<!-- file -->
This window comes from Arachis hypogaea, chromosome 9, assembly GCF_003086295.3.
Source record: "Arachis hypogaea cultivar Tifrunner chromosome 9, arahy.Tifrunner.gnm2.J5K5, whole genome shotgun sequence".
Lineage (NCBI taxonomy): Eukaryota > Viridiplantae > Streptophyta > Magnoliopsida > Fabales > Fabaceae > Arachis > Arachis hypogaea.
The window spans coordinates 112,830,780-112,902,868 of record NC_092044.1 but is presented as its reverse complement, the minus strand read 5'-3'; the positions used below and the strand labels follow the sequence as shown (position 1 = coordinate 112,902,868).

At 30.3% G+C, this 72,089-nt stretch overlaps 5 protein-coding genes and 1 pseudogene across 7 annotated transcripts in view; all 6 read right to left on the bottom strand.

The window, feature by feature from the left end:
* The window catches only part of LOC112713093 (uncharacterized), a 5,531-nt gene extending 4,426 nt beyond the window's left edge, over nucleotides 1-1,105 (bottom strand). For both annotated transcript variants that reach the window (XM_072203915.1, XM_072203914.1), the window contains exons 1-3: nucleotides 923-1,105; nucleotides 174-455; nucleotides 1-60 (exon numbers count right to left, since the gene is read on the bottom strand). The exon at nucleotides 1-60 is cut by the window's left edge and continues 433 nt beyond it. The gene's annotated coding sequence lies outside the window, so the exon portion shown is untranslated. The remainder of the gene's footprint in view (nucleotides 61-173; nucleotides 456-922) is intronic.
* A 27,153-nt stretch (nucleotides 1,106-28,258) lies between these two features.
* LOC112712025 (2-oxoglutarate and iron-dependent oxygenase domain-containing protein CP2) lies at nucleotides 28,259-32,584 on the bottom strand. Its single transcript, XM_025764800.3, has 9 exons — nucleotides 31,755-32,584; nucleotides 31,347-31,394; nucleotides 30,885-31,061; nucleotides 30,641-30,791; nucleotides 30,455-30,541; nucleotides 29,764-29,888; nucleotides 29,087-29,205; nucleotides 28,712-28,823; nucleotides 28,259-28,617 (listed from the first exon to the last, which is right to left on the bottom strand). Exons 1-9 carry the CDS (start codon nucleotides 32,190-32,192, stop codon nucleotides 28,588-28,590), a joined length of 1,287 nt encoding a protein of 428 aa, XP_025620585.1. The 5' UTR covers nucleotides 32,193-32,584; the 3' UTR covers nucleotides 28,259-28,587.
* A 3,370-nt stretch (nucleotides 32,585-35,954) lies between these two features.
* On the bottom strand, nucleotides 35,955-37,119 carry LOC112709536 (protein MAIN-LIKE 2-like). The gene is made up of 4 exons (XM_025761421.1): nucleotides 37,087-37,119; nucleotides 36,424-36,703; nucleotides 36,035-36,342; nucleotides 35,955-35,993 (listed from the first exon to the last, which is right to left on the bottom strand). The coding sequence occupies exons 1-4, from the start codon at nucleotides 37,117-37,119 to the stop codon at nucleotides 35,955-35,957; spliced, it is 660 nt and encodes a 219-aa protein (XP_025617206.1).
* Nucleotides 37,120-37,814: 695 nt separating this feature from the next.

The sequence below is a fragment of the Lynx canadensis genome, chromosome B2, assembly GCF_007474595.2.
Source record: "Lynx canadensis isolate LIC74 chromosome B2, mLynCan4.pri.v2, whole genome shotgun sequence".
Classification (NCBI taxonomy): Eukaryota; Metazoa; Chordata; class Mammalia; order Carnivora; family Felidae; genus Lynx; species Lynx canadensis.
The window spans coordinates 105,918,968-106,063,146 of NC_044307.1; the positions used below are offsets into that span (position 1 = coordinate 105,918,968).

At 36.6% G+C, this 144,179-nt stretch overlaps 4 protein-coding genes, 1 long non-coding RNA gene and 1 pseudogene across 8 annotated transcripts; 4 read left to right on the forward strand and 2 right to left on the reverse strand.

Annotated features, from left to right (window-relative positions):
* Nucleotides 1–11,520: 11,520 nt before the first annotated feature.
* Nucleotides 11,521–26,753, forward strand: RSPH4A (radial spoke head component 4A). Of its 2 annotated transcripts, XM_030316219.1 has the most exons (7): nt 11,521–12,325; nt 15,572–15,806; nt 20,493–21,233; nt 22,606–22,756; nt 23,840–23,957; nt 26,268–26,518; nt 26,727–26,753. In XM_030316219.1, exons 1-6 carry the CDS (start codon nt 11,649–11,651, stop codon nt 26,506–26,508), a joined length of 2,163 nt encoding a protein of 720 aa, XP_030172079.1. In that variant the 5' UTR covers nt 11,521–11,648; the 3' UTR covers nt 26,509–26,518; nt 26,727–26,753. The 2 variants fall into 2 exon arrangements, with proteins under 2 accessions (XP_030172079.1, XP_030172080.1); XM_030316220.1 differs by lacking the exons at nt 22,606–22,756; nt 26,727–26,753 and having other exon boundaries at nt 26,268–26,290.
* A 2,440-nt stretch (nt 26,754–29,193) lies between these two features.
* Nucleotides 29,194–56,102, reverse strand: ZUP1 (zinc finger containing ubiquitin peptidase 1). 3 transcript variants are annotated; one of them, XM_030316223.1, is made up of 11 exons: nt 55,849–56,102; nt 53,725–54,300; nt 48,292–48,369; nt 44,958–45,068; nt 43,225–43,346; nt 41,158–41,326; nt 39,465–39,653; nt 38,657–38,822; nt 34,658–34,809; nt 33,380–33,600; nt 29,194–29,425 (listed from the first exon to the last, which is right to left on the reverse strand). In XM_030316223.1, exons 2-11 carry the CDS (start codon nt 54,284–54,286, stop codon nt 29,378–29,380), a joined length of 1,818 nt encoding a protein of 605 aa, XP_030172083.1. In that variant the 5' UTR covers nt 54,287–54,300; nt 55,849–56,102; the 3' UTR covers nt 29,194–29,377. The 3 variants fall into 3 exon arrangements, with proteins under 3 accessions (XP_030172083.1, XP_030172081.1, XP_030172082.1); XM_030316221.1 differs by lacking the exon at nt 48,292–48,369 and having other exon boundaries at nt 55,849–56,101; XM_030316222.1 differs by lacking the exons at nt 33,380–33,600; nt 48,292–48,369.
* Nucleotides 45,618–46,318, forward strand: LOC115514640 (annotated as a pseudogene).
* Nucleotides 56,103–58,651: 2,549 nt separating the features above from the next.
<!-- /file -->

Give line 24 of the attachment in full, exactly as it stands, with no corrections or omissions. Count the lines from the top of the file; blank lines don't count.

* Nucleotides 56,103–58,651: 2,549 nt separating the features above from the next.